Nina Is Not OK is an entertaining, thought-provoking read. Almost like a ‘car crash’ you find impossible to turn away and stop reading, despite wincing as you absorb the dark, honest, confessional story told in the first person, through the eyes of a 17-year-old descending into alcohol addiction.
It’s well-written with characters you believe in and feel for, and Nina’s story is shocking, rude and dark in places while being ultimately incredibly moving and hopeful.
Nina is a normal teenager who enjoys a drink or three and having fun with her friends. She doesn’t see a problem with her drunken exploits but when something happens on a night out that makes Nina feel acutely ashamed, her life starts to spiral downwards into depression and alcoholism.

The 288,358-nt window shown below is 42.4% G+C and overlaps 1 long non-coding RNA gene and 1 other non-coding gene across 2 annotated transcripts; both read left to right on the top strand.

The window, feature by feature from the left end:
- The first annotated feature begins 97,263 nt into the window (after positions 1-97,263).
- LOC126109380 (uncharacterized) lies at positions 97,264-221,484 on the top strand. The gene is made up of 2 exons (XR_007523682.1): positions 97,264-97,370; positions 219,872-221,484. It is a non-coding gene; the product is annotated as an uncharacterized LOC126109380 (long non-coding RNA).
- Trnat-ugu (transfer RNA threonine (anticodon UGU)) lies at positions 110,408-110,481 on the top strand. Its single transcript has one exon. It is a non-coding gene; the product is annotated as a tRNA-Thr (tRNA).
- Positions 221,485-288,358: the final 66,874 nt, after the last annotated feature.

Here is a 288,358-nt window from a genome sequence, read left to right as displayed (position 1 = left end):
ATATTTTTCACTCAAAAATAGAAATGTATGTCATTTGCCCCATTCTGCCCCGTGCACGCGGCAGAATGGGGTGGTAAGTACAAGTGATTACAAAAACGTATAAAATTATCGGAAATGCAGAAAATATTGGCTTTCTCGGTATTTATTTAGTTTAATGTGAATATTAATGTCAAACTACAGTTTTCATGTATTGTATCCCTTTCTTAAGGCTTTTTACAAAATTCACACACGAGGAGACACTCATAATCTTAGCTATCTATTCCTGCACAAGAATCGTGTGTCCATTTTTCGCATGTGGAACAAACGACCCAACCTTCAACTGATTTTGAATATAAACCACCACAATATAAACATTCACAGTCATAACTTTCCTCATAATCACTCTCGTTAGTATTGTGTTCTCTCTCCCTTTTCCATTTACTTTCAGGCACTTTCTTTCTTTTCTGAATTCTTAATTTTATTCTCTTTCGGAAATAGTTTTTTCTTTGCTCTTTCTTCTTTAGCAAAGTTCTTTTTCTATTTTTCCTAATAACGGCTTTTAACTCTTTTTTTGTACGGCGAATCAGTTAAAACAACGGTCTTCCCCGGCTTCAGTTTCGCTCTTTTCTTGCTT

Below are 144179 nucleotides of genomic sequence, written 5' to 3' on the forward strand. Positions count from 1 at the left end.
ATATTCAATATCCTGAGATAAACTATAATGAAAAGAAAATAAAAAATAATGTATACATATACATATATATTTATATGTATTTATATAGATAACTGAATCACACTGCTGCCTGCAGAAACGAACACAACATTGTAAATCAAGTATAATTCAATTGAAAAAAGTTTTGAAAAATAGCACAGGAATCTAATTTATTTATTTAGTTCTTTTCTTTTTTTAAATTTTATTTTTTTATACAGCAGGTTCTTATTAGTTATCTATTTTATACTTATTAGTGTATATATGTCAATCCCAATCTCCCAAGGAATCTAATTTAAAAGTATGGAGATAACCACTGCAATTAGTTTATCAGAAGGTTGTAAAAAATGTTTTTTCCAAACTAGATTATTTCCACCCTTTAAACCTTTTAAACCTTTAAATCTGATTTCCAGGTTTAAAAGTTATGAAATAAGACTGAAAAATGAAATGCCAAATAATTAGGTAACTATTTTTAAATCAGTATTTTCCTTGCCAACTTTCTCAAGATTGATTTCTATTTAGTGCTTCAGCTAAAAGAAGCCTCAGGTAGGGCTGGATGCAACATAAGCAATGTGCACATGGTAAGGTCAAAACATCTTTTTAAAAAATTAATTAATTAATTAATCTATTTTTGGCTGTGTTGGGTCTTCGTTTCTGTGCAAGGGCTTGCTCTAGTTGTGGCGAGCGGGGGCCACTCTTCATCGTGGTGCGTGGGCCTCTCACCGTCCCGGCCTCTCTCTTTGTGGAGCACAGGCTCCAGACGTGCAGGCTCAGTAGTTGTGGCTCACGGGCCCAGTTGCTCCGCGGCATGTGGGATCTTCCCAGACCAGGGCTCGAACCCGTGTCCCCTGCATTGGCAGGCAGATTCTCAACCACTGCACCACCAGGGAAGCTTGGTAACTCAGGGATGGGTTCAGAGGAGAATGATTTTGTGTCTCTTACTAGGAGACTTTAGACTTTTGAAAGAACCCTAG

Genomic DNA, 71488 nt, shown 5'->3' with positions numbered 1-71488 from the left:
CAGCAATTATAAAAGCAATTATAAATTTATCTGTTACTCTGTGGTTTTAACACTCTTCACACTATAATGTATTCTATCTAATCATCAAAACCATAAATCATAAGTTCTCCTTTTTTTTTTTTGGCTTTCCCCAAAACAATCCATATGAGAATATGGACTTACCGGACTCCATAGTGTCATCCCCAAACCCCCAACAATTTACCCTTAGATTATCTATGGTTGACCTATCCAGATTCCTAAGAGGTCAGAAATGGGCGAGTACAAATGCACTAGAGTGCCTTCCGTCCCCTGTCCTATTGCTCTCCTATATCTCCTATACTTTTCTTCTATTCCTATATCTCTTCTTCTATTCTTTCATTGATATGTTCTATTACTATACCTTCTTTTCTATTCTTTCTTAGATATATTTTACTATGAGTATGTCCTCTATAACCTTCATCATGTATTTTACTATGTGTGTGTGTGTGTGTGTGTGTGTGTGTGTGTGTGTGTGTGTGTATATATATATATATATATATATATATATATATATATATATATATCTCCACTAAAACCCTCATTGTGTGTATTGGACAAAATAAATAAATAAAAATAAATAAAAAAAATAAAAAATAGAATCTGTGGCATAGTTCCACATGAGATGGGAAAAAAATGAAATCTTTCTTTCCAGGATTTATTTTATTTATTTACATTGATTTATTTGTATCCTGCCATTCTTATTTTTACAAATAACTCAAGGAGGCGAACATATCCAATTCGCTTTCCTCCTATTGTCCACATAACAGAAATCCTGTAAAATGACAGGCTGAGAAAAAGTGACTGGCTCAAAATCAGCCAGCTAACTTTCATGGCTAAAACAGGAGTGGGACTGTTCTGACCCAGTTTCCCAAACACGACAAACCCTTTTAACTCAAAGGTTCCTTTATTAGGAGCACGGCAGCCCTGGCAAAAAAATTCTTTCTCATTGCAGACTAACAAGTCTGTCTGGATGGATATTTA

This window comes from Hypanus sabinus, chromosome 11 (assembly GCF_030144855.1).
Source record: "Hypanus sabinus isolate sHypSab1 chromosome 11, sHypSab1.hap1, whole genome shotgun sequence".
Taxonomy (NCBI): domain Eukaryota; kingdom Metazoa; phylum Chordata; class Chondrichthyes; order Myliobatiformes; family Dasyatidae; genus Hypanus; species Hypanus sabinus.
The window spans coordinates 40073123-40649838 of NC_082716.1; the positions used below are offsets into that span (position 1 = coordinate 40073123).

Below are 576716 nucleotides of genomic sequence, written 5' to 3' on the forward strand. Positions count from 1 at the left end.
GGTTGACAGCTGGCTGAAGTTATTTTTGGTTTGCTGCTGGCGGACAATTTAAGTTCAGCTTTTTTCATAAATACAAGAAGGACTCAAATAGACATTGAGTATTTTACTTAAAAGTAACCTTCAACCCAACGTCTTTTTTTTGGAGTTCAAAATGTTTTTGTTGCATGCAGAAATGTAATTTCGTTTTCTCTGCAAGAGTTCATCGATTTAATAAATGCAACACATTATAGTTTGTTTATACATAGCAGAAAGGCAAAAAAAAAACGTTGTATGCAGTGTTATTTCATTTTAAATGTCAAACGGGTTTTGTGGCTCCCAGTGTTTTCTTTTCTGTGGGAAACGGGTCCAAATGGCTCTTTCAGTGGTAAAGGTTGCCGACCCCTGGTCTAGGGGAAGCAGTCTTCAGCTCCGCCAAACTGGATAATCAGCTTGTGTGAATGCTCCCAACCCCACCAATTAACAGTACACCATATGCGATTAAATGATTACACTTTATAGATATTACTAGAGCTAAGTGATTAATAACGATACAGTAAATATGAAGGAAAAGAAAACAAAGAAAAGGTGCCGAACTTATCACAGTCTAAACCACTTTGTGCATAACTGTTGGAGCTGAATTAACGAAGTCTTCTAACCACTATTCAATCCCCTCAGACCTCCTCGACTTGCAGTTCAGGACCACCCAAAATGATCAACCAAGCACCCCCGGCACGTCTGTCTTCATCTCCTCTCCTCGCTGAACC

Touching on fragile female friendships, family relationships, the damage of humiliation in our age of social media and the grey areas around sexual consent, Nina Is Not OK will have you chuckling, gasping and welling up as you follow Nina’s road to recovery and finding out what she needs to do to live the life she wants.
Khorsandi draws fantastic characters – Nina’s mum who just wants her daughter to be OK but is struggling with her own needs, Nina’s hero stepdad who supports her even though she is disrespectful to him, Nina’s little sister who she adores, best friends who have the courage to stand up to Nina when she’s out of order, and others who lash out because of their own issues, nice boys who don’t take advantage of Nina and not-so-nice boys who do – it’s a relatable mix of believable characters, who everyone who has ever been a teenager and struggled to understand themselves, will recognise.
Photograph: Heathcliff O’Malley